Winter Weary

Comes a time when one more storm adds naught to the glory of winter.  While we imagine the rest of you crowing over crocuses, envasing daffodils, or even awed by your azaleas, the snow continues to sweep over us: fluffy, then wet, then sodden, then mud, then frozen, again and again.  Pity your neighbours to the north – the Canadians, us Mainiacs, the Inuits, mountain folk of Vermont and New Hampshire – who for reasons unknown to even themselves fail to migrate south with the rest, who stay wrapped away from the winter winds through the long dark.

Such a month I have had at home, waking day after day in my own bed, sheathed in the warmth of Quan’s and my fifteen years.  We’re all caught up with taxes, the book manuscript, garden planning, summer strategizing – but still the storms roll over us one after the other, leaving us looking longingly out the window.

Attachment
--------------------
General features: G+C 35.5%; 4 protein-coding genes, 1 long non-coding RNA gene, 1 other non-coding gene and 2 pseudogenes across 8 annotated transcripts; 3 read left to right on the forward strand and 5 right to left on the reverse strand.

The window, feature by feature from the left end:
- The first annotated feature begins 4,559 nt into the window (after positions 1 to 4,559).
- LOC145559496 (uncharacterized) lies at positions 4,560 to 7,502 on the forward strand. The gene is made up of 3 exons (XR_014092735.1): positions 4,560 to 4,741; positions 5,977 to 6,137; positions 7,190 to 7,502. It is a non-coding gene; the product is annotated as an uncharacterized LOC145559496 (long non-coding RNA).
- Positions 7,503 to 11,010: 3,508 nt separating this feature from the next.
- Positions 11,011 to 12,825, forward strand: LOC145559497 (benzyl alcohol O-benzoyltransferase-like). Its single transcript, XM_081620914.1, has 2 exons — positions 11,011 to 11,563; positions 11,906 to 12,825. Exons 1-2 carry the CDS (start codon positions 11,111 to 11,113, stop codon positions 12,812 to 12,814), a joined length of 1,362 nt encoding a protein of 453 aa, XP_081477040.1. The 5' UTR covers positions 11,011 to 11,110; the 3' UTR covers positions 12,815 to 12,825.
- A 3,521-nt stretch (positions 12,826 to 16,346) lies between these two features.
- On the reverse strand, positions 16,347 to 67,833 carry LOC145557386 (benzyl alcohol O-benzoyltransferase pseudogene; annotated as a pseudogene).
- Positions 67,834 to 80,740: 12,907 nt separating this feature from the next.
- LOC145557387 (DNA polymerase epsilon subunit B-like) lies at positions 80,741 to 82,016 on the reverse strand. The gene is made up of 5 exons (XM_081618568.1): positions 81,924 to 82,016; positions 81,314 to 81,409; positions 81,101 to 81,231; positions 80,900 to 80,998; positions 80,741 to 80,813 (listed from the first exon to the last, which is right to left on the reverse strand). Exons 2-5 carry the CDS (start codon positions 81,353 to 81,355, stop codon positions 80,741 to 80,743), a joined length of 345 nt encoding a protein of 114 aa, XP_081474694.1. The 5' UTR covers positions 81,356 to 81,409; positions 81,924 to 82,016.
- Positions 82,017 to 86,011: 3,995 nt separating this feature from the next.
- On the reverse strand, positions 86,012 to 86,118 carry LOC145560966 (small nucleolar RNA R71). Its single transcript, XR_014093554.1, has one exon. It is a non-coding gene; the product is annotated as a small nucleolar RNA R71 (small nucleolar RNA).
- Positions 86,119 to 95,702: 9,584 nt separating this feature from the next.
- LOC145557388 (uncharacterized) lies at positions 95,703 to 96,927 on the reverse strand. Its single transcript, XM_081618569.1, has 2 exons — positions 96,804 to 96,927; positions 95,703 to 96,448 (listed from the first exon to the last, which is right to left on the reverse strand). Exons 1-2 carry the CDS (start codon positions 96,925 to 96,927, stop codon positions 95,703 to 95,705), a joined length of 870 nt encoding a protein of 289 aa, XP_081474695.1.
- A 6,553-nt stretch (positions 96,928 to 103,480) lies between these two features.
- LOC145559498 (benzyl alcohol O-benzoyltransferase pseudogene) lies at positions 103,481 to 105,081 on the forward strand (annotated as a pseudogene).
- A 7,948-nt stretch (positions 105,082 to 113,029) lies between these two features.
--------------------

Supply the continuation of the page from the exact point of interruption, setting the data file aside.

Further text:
Spring has come for me, however, whether the weather says yes or not, and so between the high dirty banks of snow I exit from our rabbit burrow into the travel tunnel – the grey smells, ambient audio irritations, terminal plasticity projecting the interminable sense of delay – all the more sour on the tongue for having been abandoned for a month of hearth, wood fires, the whisk of skis in the latest snow, the fitting together in our large bed like a couple of old coffee spoons in the silver drawer.

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